Let’s just say that I await with great interest any further news of this project’s development. I sincerely hope that I don’t read in the next month or so that it all has been put down to a bad batch of jalapenos on Hitchcock’s tour bus and that the songwriter has abandoned Magnum Force: The Musical as just another bizarre idea that got leaked to the press, one taken out of context as something more than just another spitball that never should have stuck to the wall in the first place. I would see this over the Broadway adaptation of Dirty Dancing, or a Mamma Mia-style revue built around the hits of England Dan and John Ford Coley, any day. If it’s true that a man has got to know his limitations, then I hope Hitchcock either does or remains blissfully unaware, at least for as long as it takes to bring this crazy baby to life.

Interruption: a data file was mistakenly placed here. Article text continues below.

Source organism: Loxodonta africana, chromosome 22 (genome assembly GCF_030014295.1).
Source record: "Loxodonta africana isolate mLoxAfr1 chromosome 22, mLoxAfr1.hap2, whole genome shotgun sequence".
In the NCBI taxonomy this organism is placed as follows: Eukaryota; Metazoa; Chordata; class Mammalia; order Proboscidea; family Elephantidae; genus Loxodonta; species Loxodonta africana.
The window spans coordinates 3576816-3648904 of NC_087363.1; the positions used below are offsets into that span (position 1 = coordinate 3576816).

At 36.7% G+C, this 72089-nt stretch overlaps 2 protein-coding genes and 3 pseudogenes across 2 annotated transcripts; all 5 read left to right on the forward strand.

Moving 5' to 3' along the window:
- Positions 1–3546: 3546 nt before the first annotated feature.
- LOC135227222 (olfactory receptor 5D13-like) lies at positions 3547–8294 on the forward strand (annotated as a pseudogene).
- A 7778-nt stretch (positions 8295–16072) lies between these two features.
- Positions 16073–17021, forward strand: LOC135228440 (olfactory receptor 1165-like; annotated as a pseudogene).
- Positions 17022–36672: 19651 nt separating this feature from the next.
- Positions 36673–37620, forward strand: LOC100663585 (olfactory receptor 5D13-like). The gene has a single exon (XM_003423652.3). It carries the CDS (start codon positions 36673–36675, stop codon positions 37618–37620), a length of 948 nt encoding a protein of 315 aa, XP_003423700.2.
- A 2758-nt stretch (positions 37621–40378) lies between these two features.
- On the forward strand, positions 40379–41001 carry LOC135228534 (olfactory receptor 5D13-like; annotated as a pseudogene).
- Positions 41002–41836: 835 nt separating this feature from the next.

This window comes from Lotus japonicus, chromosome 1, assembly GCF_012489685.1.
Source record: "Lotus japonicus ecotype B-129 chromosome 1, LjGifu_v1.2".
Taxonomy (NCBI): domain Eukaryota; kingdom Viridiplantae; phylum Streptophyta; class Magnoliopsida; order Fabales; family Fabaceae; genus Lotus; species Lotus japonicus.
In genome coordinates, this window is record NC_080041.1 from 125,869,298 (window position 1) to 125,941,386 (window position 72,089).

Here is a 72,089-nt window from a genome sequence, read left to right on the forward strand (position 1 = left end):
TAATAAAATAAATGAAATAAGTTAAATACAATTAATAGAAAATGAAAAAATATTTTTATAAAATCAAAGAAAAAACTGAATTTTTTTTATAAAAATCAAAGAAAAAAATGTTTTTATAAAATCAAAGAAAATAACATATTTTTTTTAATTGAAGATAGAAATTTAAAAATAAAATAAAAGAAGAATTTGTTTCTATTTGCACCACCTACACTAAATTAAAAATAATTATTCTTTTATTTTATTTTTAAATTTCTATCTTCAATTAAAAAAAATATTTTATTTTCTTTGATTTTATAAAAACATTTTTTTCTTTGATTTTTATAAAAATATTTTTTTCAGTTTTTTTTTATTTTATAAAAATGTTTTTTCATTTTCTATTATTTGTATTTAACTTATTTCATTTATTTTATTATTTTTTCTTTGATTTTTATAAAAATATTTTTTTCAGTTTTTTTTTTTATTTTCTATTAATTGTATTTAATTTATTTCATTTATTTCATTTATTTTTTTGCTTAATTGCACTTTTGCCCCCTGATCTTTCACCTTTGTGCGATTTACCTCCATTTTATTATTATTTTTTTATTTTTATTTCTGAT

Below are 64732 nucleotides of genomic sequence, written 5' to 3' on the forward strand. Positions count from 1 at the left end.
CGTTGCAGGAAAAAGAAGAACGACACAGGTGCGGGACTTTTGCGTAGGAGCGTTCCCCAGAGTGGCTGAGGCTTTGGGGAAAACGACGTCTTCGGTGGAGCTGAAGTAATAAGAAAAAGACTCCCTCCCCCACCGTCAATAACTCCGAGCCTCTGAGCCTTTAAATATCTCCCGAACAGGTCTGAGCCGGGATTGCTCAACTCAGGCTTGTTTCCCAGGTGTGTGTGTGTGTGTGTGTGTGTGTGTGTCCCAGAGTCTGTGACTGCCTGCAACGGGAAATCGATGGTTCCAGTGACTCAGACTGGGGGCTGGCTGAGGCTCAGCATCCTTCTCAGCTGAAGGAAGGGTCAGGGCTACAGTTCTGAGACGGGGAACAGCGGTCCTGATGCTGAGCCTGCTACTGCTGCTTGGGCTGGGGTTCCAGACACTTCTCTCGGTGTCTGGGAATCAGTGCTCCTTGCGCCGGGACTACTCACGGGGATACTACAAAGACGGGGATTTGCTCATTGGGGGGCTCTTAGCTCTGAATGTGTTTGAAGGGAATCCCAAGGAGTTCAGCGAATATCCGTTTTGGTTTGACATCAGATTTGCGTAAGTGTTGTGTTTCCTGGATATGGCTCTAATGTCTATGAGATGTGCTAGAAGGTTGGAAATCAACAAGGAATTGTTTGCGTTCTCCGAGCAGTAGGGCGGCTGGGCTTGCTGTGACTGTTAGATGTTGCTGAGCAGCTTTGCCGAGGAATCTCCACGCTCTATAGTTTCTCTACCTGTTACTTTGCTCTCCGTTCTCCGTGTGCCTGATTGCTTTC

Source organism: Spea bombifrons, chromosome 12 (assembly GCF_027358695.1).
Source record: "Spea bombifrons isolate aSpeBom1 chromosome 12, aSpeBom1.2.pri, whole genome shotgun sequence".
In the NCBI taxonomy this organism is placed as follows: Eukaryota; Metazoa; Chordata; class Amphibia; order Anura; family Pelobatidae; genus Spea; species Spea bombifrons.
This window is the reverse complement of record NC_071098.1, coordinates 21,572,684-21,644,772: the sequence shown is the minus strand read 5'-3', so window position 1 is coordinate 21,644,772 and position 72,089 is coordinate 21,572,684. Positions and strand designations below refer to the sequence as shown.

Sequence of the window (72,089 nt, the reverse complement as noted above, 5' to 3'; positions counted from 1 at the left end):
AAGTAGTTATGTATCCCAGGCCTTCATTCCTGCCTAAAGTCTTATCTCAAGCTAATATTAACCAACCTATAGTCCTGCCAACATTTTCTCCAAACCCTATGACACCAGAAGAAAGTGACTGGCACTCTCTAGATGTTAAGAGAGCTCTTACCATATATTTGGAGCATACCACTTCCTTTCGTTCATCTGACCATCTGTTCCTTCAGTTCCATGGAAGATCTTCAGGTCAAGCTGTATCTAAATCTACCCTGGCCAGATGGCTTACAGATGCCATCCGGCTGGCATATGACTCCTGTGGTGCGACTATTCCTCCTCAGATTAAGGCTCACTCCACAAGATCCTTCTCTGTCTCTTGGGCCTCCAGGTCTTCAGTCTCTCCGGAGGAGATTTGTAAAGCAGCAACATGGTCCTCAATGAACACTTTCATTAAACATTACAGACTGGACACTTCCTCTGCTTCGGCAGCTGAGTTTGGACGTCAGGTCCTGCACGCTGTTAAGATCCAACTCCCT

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And yes, news of Magnum Force: The Musical does beg the question: Can it get any weirder than this? What is the movie-to-stage adaptation you’d most like to see?

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4 comments:

Lindsay Vivian said...

Yes! Stoke that fire Dennis! Gaw, thanks for the shout-out. (Please let this be real)...

Robert H. said...

Just for you, Dennis...

SOUTHLAND TALES: THE ROCKERA (rock opera)

also, think of LET THE RIGHT ONE IN, but transposed to America, the race of the boy is changed (either Spanish or African-American), and it's a musical... give it THE WIZ treatment.

I call it LET THE WHITE ONE IN...

Peter Nellhaus said...

Once upon a time, I would have said you'd be nuts to imagine that a big Broadway musical would have been made from a Roger Corman quickie filmed in less than three days.

Ivan said...

I want to see and hear Haneke's The Piano Teacher given the Rodgers & Hammerstein treatment--but R&H have been drinking and they set it in 19th century Australia. She chops her own finger off. Of course there's a full frontal nude scene.

Whew, Mr. C., this post is like LSD: it's wigging me out. Thanks!